In object-oriented programming, a class is an extensible program-code-template for creating objects, providing initial values for state (member variables) and implementations of behavior (member functions or methods). In many languages, the class name is used as the name for the class (the template itself), the name for the default constructor of the class (a subroutine that creates objects), and as the type of objects generated by instantiating the class; these distinct concepts are easily conflated.
When an object is created by a constructor of the class, the resulting object is called an instance of the class, and the member variables specific to the object are called instance variables, to contrast with the class variables shared across the class.
In some languages, classes are only a compile-time feature (new classes cannot be declared at runtime), while in other languages classes are first-class citizens, and are generally themselves objects (typically of type Class or similar). In these languages, a class that creates classes is called a metaclass.
It can refer to a course itself, e.g., a class in Shakespearean drama.
It can be the group of students at the same level in an institution: the freshman class; or the group of students which graduates from the institution at the same time: the Class of 2005 (cf.alumnus/a). The term can be used in a slightly more general context, such as "the graduating class."
It can also refer to the classroom, in the building or venue where such a lesson is conducted.
In some countries' educational systems (such as Taiwan's), it can refer to a subdivision of the students in an academic department, consisting of a cohort of students of the same academic level. For example, a department's sophomores may be divided into three classes.
In countries such as the Republic of Ireland, India, Germany, and in the past Sweden, the word can mean a grade: 1st class is ages 4–5, 2nd class is ages 6–7, 3rd class is ages 8–9, 4th class is ages 9–10, 5th class is ages 10–11, 6th class is ages 11–12, and 9th class is ages 14–15.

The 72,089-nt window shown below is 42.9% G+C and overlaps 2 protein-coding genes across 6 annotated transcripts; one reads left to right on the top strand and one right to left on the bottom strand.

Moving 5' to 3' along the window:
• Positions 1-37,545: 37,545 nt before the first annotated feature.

In peacetime the rank of Full General is reserved for the Commander of Finnish Defence Forces. Sometimes a General's branch of service is indicated in the rank. So far Finland has had seventeen of jalkaväenkenraali (General of Infantry), a few of jääkärikenraali (Jägergeneral), two of ratsuväenkenraali (General of Cavalry) and one tykistönkenraali (General of Artillery). Marshal Mannerheim himself was the other one of the two Generals of Cavalry before his promotion to Field Marshal.
The General was inaugurated in 1937, and carried coaches and Pullmans. It received some new lightweight equipment in 1938 as part of the fleet of modernism, but it was mostly heavyweight until 1940. It was the only "Fleet of Modernism" train to be streamlined without an observation car. It lost its coaches when the Advance General was inaugurated in 1940. It was re-equipped with lightweight sleeping cars from both the pre-war Broadway, and new cars from post-war orders. At this time, it also carried the Broadway's pre-war observation cars. In 1951 the General lost its all-Pullman status when it was combined with the all-coach Trail Blazer for non-peak travel periods only. In 1952 this consolidation became permanent, and by 1960, the Trail Blazer name was dropped. In 1967 the General was renamed the Broadway Limited when that train lost its numbers and all-Pullman status.